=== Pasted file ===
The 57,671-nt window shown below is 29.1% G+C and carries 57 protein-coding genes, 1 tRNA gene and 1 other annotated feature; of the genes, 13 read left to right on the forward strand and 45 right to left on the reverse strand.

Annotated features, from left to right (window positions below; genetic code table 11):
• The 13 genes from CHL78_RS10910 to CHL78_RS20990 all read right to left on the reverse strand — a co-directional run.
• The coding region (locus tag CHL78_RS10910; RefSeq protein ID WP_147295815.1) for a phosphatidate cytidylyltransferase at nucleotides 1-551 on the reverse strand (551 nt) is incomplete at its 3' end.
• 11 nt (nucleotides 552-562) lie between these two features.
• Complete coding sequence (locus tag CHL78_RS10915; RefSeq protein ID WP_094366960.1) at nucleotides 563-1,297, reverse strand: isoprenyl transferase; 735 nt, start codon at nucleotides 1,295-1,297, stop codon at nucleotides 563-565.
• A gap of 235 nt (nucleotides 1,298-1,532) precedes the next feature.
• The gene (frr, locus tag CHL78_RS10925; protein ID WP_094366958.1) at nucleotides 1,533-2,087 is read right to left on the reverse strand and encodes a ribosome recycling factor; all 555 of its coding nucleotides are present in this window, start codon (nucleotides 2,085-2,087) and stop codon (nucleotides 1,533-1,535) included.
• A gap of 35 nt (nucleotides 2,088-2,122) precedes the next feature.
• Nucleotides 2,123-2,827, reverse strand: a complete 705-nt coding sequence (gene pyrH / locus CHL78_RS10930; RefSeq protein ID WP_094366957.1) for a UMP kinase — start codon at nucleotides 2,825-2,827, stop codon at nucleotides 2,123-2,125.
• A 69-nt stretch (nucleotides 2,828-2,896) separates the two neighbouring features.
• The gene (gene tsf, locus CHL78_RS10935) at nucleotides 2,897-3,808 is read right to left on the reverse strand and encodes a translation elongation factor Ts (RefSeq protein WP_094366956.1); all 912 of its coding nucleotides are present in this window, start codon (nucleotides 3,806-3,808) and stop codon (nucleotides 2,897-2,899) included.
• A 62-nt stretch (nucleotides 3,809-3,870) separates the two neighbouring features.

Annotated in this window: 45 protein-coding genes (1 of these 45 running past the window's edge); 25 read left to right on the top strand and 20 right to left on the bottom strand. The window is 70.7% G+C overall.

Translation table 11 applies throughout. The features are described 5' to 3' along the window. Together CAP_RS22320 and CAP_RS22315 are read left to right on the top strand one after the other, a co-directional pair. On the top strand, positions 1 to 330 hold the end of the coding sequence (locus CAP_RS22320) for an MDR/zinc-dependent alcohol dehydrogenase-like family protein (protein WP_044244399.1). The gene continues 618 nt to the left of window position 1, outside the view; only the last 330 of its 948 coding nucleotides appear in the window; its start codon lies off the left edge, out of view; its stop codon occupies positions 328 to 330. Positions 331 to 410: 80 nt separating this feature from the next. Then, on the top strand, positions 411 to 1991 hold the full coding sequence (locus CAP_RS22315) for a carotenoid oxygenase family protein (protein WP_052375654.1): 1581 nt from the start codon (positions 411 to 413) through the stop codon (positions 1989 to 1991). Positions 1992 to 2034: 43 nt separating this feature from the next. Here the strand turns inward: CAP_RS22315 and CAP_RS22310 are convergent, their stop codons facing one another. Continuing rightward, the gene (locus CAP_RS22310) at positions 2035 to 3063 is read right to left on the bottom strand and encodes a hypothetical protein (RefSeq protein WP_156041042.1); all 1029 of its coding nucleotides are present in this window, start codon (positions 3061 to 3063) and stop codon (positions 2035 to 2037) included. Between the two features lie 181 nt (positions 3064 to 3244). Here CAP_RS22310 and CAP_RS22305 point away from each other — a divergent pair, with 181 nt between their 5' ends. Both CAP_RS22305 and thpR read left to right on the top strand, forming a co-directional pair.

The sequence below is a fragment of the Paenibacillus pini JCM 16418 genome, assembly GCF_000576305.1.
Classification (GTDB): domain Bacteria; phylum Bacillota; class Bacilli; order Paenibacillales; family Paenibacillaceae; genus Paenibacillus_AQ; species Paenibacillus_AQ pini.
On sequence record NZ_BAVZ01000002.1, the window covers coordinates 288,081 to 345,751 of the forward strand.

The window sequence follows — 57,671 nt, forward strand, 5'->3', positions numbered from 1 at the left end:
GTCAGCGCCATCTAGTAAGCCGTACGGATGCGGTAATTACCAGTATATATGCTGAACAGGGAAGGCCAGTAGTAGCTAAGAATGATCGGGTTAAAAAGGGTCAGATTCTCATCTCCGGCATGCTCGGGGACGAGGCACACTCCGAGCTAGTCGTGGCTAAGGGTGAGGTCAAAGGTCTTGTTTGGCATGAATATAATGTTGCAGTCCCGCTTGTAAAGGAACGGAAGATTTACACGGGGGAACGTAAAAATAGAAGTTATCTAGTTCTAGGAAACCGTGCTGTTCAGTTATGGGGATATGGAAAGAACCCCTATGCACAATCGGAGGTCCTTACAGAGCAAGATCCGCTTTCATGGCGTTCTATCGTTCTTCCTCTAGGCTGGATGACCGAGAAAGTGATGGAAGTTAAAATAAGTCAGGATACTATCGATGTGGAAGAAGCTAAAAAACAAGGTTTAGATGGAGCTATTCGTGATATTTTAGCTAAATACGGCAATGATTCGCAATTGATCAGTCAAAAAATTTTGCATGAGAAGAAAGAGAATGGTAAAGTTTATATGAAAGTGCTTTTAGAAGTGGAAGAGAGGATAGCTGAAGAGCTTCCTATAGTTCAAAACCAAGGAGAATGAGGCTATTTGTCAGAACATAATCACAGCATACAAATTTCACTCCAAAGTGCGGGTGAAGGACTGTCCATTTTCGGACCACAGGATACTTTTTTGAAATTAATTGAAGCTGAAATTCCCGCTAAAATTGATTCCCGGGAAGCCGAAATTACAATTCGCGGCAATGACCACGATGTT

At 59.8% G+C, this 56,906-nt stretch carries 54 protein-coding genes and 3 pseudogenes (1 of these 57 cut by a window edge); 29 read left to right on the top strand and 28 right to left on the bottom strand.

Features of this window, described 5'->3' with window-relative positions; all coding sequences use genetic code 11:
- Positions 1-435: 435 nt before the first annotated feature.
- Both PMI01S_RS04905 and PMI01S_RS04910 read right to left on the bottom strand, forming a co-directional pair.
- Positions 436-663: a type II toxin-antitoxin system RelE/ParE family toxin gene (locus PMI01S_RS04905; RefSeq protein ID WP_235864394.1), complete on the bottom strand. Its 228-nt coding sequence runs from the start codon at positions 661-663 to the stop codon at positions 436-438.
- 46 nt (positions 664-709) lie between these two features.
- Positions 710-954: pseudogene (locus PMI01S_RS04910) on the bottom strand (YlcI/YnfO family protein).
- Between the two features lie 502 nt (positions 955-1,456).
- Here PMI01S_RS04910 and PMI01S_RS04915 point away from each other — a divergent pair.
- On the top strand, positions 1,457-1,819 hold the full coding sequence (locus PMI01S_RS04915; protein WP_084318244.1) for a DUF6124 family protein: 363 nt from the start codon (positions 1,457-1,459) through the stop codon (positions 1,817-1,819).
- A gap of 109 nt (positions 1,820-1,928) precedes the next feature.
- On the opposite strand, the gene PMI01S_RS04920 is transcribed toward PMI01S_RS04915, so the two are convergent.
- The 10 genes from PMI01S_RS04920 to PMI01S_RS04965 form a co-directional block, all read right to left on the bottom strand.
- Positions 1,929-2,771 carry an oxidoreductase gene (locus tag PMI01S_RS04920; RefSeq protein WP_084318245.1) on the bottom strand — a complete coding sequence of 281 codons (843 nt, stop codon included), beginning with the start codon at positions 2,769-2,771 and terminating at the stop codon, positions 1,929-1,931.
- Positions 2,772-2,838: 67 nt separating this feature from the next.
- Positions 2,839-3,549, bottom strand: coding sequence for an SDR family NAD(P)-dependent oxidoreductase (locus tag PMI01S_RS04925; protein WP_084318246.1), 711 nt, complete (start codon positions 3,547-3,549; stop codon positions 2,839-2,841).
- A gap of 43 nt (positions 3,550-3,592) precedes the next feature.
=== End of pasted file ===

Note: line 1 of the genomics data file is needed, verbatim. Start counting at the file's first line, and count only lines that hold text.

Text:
The 57,671-nt window shown below is 29.1% G+C and carries 57 protein-coding genes, 1 tRNA gene and 1 other annotated feature; of the genes, 13 read left to right on the forward strand and 45 right to left on the reverse strand.